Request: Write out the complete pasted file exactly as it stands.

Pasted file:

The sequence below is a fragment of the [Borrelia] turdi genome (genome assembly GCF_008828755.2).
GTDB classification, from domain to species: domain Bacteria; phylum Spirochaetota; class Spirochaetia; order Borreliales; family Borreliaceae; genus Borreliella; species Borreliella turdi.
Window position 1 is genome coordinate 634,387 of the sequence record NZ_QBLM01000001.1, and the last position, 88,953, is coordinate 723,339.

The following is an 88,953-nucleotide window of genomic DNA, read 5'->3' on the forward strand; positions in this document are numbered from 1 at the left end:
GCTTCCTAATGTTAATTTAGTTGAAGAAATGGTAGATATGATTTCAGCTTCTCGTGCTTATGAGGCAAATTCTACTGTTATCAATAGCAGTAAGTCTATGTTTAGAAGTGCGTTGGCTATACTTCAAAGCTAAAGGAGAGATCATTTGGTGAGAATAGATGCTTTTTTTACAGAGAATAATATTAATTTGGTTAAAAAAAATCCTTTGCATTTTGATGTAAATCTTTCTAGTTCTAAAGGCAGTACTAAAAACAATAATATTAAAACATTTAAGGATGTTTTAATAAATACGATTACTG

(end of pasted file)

The sequence below is a fragment of the [Borrelia] turdi genome (genome assembly GCF_008828755.2).
GTDB classification, from domain to species: domain Bacteria; phylum Spirochaetota; class Spirochaetia; order Borreliales; family Borreliaceae; genus Borreliella; species Borreliella turdi.
Window position 1 is genome coordinate 634,387 of the sequence record NZ_QBLM01000001.1, and the last position, 88,953, is coordinate 723,339.

The following is an 88,953-nucleotide window of genomic DNA, read 5'->3' on the forward strand; positions in this document are numbered from 1 at the left end:
GCTTCCTAATGTTAATTTAGTTGAAGAAATGGTAGATATGATTTCAGCTTCTCGTGCTTATGAGGCAAATTCTACTGTTATCAATAGCAGTAAGTCTATGTTTAGAAGTGCGTTGGCTATACTTCAAAGCTAAAGGAGAGATCATTTGGTGAGAATAGATGCTTTTTTTACAGAGAATAATATTAATTTGGTTAAAAAAAATCCTTTGCATTTTGATGTAAATCTTTCTAGTTCTAAAGGCAGTACTAAAAACAATAATATTAAAACATTTAAGGATGTTTTAATAAATACGATTACTG